Synthetically, the conic can be constructed by the Braikenridge–Maclaurin construction, by applying the Braikenridge–Maclaurin theorem, which is the converse of Pascal's theorem. Pascal's theorem states that given 6 points on a conic (a hexagon), the lines defined by opposite sides intersect in three collinear points. This can be reversed to construct the possible locations for a 6th point, given 5 existing ones.
The natural generalization is to ask for what value of k a configuration of k points (in general position) in n-space determines a variety of degree d and dimension m, which is a fundamental question in enumerative geometry.
A simple case of this is for a hypersurface (a codimension 1 subvariety, the zeros of a single polynomial, the case ), of which plane curves are an example.
In the case of a hypersurface, the answer is given in terms of the multiset coefficient, more familiarly the binomial coefficient, or more elegantly the rising factorial, as:
This is via the analogous analysis of the Veronese map: k points in general position impose k independent linear conditions on a variety (because the Veronese map is biregular), and the number of monomials of degree d in variables (n-dimensional projective space has homogeneous coordinates) is from which 1 is subtracted because of projectivization: multiplying a polynomial by a constant does not change its zeros.
In the above formula, the number of points k is a polynomial in d of degree n, with leading coefficient
In the case of plane curves, where the formula becomes:
whose values for are – there are no curves of degree 0 (a single point is a point and is thus determined by a point, which is codimension 2), 2 points determine a line, 5 points determine a conic, 9 points determine a cubic, 14 points determine a quartic, and so forth.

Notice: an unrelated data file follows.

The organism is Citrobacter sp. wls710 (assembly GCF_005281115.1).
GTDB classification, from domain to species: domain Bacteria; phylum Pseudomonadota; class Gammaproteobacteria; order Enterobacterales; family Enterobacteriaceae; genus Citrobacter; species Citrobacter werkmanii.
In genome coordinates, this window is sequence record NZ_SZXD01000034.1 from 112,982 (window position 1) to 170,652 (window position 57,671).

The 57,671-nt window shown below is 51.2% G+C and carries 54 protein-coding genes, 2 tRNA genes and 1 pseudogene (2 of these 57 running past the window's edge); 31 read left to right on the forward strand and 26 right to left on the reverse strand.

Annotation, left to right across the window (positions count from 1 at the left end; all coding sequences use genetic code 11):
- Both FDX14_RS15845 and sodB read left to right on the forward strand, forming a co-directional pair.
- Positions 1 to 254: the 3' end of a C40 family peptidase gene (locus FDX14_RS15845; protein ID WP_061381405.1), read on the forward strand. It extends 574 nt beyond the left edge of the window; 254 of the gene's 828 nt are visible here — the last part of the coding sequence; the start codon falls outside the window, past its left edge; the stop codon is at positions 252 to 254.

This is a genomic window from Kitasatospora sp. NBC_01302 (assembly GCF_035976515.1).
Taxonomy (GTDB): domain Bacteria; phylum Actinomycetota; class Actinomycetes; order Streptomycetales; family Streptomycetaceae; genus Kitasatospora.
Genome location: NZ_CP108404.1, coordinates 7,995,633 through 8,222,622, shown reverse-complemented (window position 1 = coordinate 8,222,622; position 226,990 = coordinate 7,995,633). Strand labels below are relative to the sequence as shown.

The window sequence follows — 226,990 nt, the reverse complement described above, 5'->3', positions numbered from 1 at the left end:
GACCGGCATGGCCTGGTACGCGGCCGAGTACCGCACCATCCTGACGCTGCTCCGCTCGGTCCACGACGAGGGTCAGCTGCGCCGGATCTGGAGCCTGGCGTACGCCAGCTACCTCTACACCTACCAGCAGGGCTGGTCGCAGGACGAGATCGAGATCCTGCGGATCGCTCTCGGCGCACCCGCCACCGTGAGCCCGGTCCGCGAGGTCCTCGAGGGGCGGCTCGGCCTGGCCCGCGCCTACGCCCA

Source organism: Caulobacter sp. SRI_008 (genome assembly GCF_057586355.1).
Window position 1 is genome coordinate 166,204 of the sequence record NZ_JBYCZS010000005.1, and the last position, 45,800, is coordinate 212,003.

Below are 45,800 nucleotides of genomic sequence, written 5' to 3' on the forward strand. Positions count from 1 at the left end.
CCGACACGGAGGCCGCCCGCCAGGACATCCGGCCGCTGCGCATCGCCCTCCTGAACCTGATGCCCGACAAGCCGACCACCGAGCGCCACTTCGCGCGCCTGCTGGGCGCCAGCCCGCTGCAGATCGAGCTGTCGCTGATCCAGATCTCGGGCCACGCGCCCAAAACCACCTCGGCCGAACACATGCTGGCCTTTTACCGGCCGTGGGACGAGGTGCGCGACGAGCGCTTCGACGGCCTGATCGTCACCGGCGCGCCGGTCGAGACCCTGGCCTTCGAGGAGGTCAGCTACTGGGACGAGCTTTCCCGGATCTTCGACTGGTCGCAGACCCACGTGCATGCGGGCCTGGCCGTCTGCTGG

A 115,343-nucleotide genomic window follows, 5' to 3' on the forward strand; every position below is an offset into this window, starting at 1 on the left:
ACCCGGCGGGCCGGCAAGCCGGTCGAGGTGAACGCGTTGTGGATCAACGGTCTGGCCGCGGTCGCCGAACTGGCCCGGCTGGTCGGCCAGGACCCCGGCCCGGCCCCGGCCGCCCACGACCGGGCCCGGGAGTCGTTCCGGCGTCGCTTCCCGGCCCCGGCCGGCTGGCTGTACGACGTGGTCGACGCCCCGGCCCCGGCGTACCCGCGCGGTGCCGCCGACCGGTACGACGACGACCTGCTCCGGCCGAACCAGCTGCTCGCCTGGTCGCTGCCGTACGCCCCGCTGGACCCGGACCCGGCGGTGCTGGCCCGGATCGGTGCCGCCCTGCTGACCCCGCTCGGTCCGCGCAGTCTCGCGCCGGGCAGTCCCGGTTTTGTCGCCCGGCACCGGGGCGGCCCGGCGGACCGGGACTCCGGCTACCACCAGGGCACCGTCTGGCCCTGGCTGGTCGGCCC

While five points determine a conic, sets of six or more points on a conic are not in general position, that is, they are constrained as is demonstrated in Pascal's theorem.
Similarly, while nine points determine a cubic, if the nine points lie on more than one cubic—i.e., they are the intersection of two cubics—then they are not in general position, and indeed satisfy an addition constraint, as stated in the Cayley–Bacharach theorem.
Four points do not determine a conic, but rather a pencil, the 1-dimensional linear system of conics which all pass through the four points (formally, have the four points as base locus). Similarly, three points determine a 2-dimensional linear system (net), two points determine a 3-dimensional linear system (web), one point determines a 4-dimensional linear system, and zero points place no constraints on the 5-dimensional linear system of all conics.
As is well known, three non-collinear points determine a circle in Euclidean geometry and two distinct points determine a pencil of circles such as the Apollonian circles. These results seem to run counter the general result since circles are special cases of conics. However, in a pappian projective plane a conic is a circle only if it passes through two specific points on the line at infinity, so a circle is determined by five non-collinear points, three in the affine plane and these two special points. Similar considerations explain the smaller than expected number of points needed to define pencils of circles.
Instead of passing through points, a different condition on a curve is being tangent to a given line. Being tangent to five given lines also determines a conic, by projective duality, but from the algebraic point of view tangency to a line is a quadratic constraint, so naive dimension counting yields 25 = 32 conics tangent to five given lines, of which 31 must be ascribed to degenerate conics, as described in fudge factors in enumerative geometry; formalizing this intuition requires significant further development to justify.
Another classic problem in enumerative geometry, of similar vintage to conics, is the Problem of Apollonius: a circle that is tangent to three circles in general determines eight circles, as each of these is a quadratic condition and 23 = 8. As a question in real geometry, a full analysis involves many special cases, and the actual number of circles may be any number between 0 and 8, except for 7.
((citation)): CS1 maint: location missing publisher (link)